A painting depicting the Mormon journey west hanging in the Mormon Trail Center at Historic Winter Quarters, Thursday, April 5, 2018 in Omaha, NE. (Photo by Jerry L Mennenga©)

Like any settlers heading west the Mormon people encountered obstacles in reaching their destination. The Winter Quarters museum explains how the majority of people stayed put two to three years while Brigham Young and other leaders continued west looking for the place to settle that Young had seen in a vision. The missionaries put into context the travels along with what else was happening in the U.S. during that time period. The Kanesville settlement in what is now Council Bluffs, Iowa became a early provisions emporium which also helped outfit other settlers heading west, including a number of “49’ers” headed to California to find their reward in gold, as opposed to the Mormon’s spiritual reward.

Traveling from Nauvoo, IL and heading west, a brief description of the Mormon trek heading west and through Iowa seen at the Mormon Trail Center at Historic Winter Quarters, Thursday, April 5, 2018 in Omaha, NE. (Photo by Jerry L Mennenga©)

 

A map showing the location of each of the camps of the Morman Trail Center at Historic Winter Quarters, Thursday, April 5, 2018 in Omaha, NE. (Photo by Jerry L Mennenga©)

 

A display showing the settlement around Council Bluffs and Omaha during the Mormon trek to Utah on display at the Mormon Trail Center at Historic Winter Quarters, Thursday, April 5, 2018 in Omaha, NE. (Photo by Jerry L Mennenga©)

History to me is always fascinating. People’s spiritual beliefs are more in common than not, it’s just that sometimes in getting to the same spiritual heaven, we find ourselves on different footpaths getting there.

Jerry Mennenga

Sioux City, Iowa

Taking a Peek in Siouxland, Coleridge, NE

8 May

A few weeks ago while driving in the Nebraska area of Siouxland, I stopped into the small Coleridge, NE to have a look. Many times while traveling to another location for work or pleasure I will make a mental note to revisit and area to check a place out a bit more. A community of not quite 500 people, it is reminiscent of many small farming communities. The downtown area was lively the morning I stopped by and found an interesting “farm store” downtown with some fare to sell. And a grain elevator anchors the downtown area as in most small, rural communities.  Summer is near and the possibility for more exploration in this land called “Siouxland”.

Jerry Mennenga

Sioux City, Iowa

Residents visit downtown in Coleridge, Nebraska Thursday, March 22, 2018. (Photo by Jerry L Mennenga©)

 

A downtown farm store has some equipment and spare parts waiting in an alley next door to the store in Coleridge, Nebraska Thursday, March 22, 2018. (Photo by Jerry L Mennenga©)

 

A store window of what may have been a former antique shop in Coleridge, Nebraska Thursday, March 22, 2018. (Photo by Jerry L Mennenga©)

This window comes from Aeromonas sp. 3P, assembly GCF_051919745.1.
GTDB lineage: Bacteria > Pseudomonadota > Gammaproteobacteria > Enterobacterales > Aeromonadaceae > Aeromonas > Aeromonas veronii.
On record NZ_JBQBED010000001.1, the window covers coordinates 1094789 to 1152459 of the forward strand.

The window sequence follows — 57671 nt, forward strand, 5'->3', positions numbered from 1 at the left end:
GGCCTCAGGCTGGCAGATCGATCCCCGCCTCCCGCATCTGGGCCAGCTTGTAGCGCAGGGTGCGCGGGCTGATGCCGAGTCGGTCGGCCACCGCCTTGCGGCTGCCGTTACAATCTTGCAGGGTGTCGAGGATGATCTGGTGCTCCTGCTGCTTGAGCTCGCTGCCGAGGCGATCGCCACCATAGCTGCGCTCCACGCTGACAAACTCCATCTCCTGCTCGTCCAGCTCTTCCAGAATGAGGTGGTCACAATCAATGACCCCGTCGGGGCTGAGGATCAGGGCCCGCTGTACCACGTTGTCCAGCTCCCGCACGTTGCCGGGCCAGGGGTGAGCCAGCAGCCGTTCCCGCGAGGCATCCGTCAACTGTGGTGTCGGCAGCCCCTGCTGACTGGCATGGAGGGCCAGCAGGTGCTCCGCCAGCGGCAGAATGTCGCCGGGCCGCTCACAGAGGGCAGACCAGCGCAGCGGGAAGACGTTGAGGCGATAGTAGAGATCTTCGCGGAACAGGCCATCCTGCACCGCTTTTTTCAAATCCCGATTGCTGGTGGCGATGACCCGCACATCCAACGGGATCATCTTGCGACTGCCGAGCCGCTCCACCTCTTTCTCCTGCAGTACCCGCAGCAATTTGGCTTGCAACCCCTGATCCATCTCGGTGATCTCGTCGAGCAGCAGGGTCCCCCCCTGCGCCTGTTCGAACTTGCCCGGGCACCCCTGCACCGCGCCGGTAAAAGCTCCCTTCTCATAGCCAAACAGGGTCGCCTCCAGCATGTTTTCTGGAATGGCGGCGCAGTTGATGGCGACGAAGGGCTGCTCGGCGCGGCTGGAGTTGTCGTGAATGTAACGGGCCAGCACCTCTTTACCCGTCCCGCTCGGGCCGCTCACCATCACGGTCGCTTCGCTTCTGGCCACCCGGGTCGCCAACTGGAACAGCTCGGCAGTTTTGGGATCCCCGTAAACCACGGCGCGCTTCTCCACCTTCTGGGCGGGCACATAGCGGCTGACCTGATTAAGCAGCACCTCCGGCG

A grain truck heads out of the downtown area of Coleridge, Nebraska Thursday, March 22, 2018. (Photo by Jerry L Mennenga©)

 

Siouxland’s History Tucked Away, Grand Meadow Heritage Center

2 May

When going to various Siouxland festivals and community celebrations, no matter how tenuous the term community might be, sometimes there is just too much to take in and share at one time. Part of the reason I like revisiting places I have been to previously. The Grand Meadow Heritage Center is one such place. Its old school is now a museum of sorts with a lot of material relating to previous centuries. Being located in the country, a lot of that history centers around agriculture.

Unique farming equipment can be seen in the basement of the former elementary and high school building that was built in 1921 during the Grand Meadow Heritage Festival near Washta, Iowa Saturday Sept. 9, 2017. (photo by Jerry L Mennenga©)

 

A visitor walks through the basement of the former elementary and high school building that was built in 1921that contains an assortment of historical farming equipment collected over the years seen at the Grand Meadow Heritage Festival near Washta, Iowa Saturday Sept. 9, 2017. (photo by Jerry L Mennenga©)

But there is information about people who previously lived in the area and attended the school that still stands.

Visitors to the Grand Meadow Heritage Festival look through old newspaper clippings and school yearbooks in the former elementary and high school building that was built in 192, located near Washta, Iowa Saturday Sept. 9, 2017. (photo by Jerry L Mennenga©)

 

A collection of historical farming photographs on display in the former elementary and high school building that was built in 1921 at the Grand Meadow Heritage Festival near Washta, Iowa Saturday Sept. 9, 2017. (photo by Jerry L Mennenga©)

As an older school building that probably housed grade school and the high school, it also contained a gymnasium and stage. Lots of space to store and display items that relate to what occurred in the past and a source of information for those of us today looking to understand a bit more about how people lived, worked and survived in an era that didn’t have many of the new technological advances that today’s world seems to offer. Well, maybe not technologically advanced to the modern way of thinking. But then it was probably ground breaking.

A rug loom possibly from the 19th century in the former elementary and high school building that was built in 1921 seen at the Grand Meadow Heritage Festival near Washta, Iowa Saturday Sept. 9, 2017. (photo by Jerry L Mennenga©)

 

Part of a rail road track and other historical items on display in the former elementary and high school building that was built in 1921 at the Grand Meadow Heritage Festival near Washta, Iowa Saturday Sept. 9, 2017. (photo by Jerry L Mennenga©)